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SDLT changes: the devil is in the detail

On 23 September, Chancellor Kwasi Kwarteng made several headline -grabbing tax announcements. Among them was a permanent cut to Stamp Duty Land Tax (SDLT), meaning many buyers will pay no tax on the first £250,000.00 of their residential property price. It is worth noting that no tax changes were announced in relation to commercial property and the incremental rate band method of  calculating SDLT, which replaced the old “slab” method  in March 2016, remains in place.

Here, SDLT specialist Fiona Phillips, partner with Andrew Jackson Solicitors LLP,  considers what the changes mean in practice.

From 23 September 2022, the nil rate band for residential purchases increased from £125,000 to £250,000; for first time buyers, the nil rate band has increased from £300,00 to £425,000 on properties costing up to £625,000, up from £500,000.

Whilst this is good news for purchasers, SDLT is a complex tax and, as the examples below show, the new residential nil rate bands may not always be available.

No nil rate band on purchase on main residence

Client A is selling his residential property (which only he lived in)  and buying a home to live in with B, his new civil partner, for £550,000. He has no other properties. For financial reasons Client A is to be the sole purchaser of the property. It would appear that the nil rate band of £250,000 is available on this purchase, giving a total SDLT charge of £15,000. However, B previously lived in a flat which he owns in his sole name and intends to rent out. He did not live in the property that A is now selling.

As B has a property which he is not disposing of, if he were the purchaser of the new property, he would be liable to the additional property rate of 3% instead of the nil rate. As it applies to him, it also applies to A as they are civil partners. The SDLT due will be £31,500.

Inheritance loses first time buyer relief

Client C unexpectedly inherited a small cottage worth £75,000 some years ago from a distant relative. The client had no intention of living in the property or keeping it long term, and it took some years to sell. Following the sale of the cottage, Client C is buying his first property to live in, at a cost of £350,000.

First Time Buyers’ relief applies to the first £425,000 of the purchase price of a dwelling costing up to £600,000, such that no SDLT is payable on the first £425,000 of consideration.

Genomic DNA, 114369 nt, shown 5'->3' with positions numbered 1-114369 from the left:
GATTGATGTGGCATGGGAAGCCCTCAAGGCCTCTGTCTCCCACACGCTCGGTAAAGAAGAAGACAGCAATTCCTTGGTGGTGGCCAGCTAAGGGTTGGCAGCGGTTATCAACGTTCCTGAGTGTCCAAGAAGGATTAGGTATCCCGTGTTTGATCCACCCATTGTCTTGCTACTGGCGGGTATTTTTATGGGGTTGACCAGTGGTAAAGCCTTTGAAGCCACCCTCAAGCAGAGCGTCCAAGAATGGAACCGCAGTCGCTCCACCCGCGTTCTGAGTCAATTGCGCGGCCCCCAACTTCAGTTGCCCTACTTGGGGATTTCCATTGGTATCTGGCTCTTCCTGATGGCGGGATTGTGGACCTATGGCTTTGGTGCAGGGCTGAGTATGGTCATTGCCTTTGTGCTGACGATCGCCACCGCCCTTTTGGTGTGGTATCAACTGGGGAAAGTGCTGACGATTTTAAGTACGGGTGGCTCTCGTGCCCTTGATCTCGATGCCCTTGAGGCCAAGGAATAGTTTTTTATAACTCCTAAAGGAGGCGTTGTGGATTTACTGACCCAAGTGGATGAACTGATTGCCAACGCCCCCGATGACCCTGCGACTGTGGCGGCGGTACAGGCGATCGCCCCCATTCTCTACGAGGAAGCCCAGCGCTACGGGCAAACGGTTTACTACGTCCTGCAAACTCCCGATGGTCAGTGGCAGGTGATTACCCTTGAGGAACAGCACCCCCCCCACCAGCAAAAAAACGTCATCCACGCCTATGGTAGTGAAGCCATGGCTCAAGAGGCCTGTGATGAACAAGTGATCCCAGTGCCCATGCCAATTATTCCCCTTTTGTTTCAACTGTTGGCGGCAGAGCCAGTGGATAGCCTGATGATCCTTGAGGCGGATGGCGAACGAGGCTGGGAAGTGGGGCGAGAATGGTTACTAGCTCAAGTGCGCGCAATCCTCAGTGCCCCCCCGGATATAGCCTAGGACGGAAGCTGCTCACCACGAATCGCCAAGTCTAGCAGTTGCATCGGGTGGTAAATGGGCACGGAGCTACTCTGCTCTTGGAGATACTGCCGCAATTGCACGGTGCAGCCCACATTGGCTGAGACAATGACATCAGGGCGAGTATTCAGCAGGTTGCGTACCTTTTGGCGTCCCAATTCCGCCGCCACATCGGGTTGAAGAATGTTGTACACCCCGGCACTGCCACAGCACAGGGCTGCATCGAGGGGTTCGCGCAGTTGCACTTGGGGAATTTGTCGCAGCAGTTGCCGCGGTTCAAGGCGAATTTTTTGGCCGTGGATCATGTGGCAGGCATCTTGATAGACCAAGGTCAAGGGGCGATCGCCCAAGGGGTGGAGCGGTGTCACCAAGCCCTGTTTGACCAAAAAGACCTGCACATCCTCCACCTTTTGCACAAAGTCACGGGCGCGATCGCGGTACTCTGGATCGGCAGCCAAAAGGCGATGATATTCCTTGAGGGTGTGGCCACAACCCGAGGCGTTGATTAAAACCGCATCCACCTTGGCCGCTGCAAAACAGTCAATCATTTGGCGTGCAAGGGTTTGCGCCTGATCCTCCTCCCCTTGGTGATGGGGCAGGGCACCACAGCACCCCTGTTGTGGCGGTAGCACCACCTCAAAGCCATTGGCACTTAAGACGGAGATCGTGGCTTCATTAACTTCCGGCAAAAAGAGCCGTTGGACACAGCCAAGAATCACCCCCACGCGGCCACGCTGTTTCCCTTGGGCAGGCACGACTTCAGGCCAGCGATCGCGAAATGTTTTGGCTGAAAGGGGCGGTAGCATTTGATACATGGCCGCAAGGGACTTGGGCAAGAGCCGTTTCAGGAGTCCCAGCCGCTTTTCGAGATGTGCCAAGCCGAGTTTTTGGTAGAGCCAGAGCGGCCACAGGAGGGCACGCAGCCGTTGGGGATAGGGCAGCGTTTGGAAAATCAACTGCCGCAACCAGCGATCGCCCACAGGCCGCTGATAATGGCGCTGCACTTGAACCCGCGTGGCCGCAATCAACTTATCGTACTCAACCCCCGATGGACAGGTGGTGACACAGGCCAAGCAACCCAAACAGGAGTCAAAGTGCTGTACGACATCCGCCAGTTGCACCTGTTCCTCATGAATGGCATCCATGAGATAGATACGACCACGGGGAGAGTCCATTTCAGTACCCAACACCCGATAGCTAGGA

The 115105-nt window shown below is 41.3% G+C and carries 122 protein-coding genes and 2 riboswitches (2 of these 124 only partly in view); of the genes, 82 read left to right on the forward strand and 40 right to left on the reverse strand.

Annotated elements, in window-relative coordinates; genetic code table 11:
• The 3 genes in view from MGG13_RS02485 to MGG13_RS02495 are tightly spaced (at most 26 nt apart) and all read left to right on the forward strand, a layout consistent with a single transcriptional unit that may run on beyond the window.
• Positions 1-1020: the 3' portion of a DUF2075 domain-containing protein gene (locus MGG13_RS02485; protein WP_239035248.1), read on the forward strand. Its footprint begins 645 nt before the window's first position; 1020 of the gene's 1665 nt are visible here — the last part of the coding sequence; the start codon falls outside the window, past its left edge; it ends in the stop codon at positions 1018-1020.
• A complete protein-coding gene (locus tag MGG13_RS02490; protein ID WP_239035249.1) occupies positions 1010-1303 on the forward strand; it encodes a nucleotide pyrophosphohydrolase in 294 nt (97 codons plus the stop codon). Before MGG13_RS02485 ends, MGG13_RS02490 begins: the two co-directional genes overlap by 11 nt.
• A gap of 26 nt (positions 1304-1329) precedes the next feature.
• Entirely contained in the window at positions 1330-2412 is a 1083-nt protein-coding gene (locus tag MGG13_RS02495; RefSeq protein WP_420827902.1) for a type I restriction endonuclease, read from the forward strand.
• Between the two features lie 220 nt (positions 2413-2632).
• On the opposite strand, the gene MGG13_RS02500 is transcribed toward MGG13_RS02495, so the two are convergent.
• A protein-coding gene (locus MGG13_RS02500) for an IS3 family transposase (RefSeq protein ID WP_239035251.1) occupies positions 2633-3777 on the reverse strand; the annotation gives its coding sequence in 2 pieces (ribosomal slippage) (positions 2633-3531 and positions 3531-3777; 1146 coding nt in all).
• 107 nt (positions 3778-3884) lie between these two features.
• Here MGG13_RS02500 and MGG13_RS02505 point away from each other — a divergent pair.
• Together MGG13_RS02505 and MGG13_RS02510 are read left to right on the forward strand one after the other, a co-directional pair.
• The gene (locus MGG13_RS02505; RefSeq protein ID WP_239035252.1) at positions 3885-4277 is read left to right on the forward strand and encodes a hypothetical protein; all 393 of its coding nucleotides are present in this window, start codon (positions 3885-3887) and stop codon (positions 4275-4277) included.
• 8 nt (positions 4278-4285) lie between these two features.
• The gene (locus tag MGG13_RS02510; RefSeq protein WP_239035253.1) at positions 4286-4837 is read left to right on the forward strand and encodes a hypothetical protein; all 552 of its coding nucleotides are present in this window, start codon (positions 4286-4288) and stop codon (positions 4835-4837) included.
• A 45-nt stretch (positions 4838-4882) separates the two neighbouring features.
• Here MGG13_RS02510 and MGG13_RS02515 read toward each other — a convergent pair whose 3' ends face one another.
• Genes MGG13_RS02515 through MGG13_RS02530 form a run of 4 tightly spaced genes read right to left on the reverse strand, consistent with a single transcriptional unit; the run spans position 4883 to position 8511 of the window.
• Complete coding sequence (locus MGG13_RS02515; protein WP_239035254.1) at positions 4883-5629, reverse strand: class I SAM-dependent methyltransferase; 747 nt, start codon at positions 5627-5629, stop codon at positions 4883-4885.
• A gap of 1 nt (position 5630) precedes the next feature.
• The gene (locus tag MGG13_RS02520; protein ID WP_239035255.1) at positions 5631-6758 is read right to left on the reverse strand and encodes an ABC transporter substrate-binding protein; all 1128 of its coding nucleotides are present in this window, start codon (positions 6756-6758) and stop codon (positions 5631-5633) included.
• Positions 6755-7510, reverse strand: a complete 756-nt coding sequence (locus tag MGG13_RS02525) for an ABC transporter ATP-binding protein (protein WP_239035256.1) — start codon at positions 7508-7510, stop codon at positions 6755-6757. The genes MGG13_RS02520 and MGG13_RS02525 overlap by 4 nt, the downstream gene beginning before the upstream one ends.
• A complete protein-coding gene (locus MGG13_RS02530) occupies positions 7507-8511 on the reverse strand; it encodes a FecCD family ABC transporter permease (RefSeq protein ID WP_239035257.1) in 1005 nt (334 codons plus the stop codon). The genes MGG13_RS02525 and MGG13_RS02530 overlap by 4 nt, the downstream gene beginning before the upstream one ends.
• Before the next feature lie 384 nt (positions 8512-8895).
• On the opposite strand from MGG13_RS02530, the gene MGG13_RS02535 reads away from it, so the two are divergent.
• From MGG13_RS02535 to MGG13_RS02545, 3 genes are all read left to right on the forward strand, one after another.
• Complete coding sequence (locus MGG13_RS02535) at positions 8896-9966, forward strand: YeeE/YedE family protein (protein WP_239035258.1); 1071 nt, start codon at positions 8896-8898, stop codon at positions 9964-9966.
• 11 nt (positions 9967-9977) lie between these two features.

Unfortunately, Client C’s inheritance means he is not classed as a first time buyer (although this is the first time he has actually bought a property) and instead of his SDLT bill being nil, it is £5,000.

Mixed use properties

Client D is buying a building comprising a shop unit on the ground floor and a flat on the floor above. She is going to live in the flat and run her business from the shop. The total purchase price is £700,000; she estimates the value of the flat is £249,000. D had been told that the residential element will be within the new higher rate band and so her SDLT bill will be substantially reduced.

However, D has been incorrectly advised. The SDLT rules state that any single transaction (or a series of  linked transactions) that consists of both residential and non-residential properties (called mixed use properties) is charged at the non-residential SDLT rates. The nil rate band on mixed use is only £150,000 – substantially less than that for purely residential properties.  The SDLT on this purchase would be £24,500.

As the above scenarios illustrate, SDLT is a complex area and professional advice should always be sought, particularly in light of the recent changes.

Our friendly team is here to provide support and advice across a range of matters including SDLT, so please do not hesitate to get in touch on (01482) 325242 or by emailing Fiona Phillips at


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